At 21, Linda Sankhulani has taught about 200 women in Lilongwe and Nkhotakota to make biomass briquettes from waste paper for home use and for sale. The Bunda College of Agriculture agri-business graduate, who says she is passionate about mitigating climate change, works with these women on a voluntary basis. She talks to Paida Mpaso about living, not existing, at such a young age.
You train women to make biomass briquettes. Could you outline your role in this project?
I have been doing this since its inception. I helped form the club, facilitate the women and bring in new members. I also deal with the business aspect of the project which involves finding a market through which women can sell their briquettes, developing business plans, forecasting production levels, conducting market research and several others.
How did you get involved?
A friend invited me to help on a research on alternative sources of energy which will in the long run mitigate climate change. We did the research and came up with the biomass briquette idea with the help of the project research coordinator, Dr DD Mkwambisi.
In our research, we wanted to unearth the reasons behind trees being cut down at Bunda Forest.Ã‚Â As you are well aware, one of the causes of climate change is deforestation. A lot of the women we interviewed said they cut down trees as a source of money and for use as firewood. With the help of our supervisor, we came up with the briquettes. We were then using Kumudzi Eco-Learning Centre as our base. At this base, we work with women in the Chalera area.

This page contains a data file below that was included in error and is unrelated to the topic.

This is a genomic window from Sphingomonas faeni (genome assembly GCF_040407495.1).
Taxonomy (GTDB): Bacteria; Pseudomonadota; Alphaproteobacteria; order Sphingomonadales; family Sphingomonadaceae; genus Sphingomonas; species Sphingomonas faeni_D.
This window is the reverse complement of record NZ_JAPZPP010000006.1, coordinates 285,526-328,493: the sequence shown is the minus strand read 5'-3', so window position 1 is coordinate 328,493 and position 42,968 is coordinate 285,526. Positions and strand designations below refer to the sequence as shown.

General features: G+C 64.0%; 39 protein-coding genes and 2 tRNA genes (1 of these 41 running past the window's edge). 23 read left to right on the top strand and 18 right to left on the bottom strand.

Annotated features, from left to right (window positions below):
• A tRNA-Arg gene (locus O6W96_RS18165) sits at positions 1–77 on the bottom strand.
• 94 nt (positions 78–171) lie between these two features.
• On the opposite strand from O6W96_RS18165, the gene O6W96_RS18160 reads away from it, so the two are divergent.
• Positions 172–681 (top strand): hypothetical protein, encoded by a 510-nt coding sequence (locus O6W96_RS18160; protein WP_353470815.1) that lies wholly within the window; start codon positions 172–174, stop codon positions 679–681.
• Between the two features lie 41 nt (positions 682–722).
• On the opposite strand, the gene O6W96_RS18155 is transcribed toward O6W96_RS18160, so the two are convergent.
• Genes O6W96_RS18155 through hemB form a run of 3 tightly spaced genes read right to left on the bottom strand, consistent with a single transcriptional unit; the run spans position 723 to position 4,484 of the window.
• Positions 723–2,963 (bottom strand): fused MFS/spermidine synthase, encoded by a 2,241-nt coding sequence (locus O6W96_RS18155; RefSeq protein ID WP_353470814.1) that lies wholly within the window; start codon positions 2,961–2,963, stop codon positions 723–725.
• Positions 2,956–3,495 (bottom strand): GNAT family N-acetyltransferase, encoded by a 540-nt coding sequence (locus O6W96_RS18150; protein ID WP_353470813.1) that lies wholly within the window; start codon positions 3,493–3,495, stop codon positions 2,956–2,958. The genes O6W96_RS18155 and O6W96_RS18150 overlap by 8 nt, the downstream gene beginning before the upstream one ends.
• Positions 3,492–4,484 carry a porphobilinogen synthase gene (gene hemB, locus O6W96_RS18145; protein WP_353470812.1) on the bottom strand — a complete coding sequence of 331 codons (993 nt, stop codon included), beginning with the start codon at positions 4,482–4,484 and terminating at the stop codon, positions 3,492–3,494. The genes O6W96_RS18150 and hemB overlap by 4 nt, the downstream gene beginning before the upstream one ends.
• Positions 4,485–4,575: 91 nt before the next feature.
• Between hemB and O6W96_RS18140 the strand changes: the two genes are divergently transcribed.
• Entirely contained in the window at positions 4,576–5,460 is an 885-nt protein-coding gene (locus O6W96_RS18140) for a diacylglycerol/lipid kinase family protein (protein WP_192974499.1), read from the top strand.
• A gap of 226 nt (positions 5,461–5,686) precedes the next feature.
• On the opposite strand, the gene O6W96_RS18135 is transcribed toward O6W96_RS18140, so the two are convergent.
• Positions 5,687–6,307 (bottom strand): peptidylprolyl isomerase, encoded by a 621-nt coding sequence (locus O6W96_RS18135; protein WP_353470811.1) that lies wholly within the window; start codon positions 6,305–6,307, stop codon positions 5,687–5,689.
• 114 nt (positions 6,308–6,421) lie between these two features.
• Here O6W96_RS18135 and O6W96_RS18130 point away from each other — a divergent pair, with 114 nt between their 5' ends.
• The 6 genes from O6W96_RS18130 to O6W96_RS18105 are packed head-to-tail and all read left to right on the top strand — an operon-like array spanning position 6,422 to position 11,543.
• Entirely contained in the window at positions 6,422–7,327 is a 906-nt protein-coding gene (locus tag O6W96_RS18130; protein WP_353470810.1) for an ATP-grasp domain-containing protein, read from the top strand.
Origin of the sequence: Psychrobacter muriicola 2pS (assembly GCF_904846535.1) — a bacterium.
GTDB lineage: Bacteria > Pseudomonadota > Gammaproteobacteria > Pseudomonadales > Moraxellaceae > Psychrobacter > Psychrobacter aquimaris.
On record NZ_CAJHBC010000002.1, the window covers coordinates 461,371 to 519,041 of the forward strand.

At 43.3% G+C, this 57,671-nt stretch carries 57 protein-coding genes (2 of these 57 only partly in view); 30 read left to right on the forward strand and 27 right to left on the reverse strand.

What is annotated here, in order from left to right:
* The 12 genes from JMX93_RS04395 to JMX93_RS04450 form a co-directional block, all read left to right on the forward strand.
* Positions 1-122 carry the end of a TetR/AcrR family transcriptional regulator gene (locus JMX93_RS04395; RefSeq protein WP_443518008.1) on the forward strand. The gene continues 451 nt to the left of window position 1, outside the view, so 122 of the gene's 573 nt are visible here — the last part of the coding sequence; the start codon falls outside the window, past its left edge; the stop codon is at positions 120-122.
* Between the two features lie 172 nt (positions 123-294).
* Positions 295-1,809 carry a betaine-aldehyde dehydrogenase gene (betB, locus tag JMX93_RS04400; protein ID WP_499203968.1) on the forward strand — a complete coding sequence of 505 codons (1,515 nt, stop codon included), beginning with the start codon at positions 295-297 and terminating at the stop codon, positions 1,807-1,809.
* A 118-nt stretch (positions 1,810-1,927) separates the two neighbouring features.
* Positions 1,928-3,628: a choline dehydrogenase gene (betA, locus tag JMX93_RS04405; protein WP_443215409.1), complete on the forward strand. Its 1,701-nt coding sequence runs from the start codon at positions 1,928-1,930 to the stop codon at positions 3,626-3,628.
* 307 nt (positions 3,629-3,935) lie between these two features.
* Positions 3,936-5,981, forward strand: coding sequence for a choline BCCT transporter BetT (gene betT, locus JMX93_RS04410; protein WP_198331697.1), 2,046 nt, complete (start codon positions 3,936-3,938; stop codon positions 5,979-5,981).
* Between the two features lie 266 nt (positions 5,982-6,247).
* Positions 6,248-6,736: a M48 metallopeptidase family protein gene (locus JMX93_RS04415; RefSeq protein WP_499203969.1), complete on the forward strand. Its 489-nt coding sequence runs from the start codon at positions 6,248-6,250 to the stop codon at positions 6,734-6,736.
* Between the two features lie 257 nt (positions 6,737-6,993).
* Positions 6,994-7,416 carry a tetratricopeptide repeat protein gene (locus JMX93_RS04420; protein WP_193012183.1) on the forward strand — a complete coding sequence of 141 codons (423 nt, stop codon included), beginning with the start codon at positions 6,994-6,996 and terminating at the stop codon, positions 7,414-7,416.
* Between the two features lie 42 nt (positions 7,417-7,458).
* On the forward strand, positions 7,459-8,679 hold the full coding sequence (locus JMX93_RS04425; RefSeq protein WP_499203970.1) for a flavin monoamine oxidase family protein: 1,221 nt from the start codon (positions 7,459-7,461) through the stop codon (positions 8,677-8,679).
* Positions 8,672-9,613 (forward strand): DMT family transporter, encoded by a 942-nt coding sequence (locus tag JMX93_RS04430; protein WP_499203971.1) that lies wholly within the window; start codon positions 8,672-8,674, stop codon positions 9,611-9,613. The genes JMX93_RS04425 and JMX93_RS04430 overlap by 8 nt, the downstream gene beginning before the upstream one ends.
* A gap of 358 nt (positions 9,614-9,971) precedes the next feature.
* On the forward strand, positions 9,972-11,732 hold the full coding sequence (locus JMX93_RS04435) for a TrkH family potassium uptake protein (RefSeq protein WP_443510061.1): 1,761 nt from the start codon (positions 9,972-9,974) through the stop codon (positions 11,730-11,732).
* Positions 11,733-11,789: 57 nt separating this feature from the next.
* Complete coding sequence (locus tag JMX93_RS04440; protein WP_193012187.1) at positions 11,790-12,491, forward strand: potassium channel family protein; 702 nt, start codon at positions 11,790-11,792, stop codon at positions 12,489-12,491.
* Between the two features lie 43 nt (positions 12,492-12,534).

Are you getting paid to do this?
No, I am volunteering and will continue to do so until we have trained graduate volunteers on this project, probably by June this year. I really want to see this project work. When I started working on this project, I simply wanted to find something to do. After I witnessed how women are being adversely affected by climate change, I wanted to help them out.Ã‚Â I might not have made a major difference in their lives but at least they now know how to make briquettes for home use and for sale. The women I work with no longer risk their lives by going into the forest to collect firewood.
Tell me about Kumudzi Eco-Learning CentreÃ¢â‚¬Â¦
The centre provides several training programmes on agriculture and environmental issues to the public. It teaches people on how to mitigate the effects of climate change. It also teaches them the importance of conserving agriculture and the like. It established Chalera as a cultural village and also promotes sport among rural youth.
What impact has the project made on the lives of women involved?
The project provides easy access to energy sources as firewood is scarce due to deforestation. During the rainy season, firewood becomes difficult to access. Women also make a bit of money off the sales of briquettes, which improves their livelihood. So far, we have reached 200 women in the areas of Chalera and Nkhotakota. These are active women responsible for household cooking.
How sustainable is this project?
I think it is sustainable as long as paper is in supply. Remember, these women use waste paper which is plentiful. The project will also integrate different climate change mitigation programmes such as tree seedlings production and banana production, among others.
Why did you target women?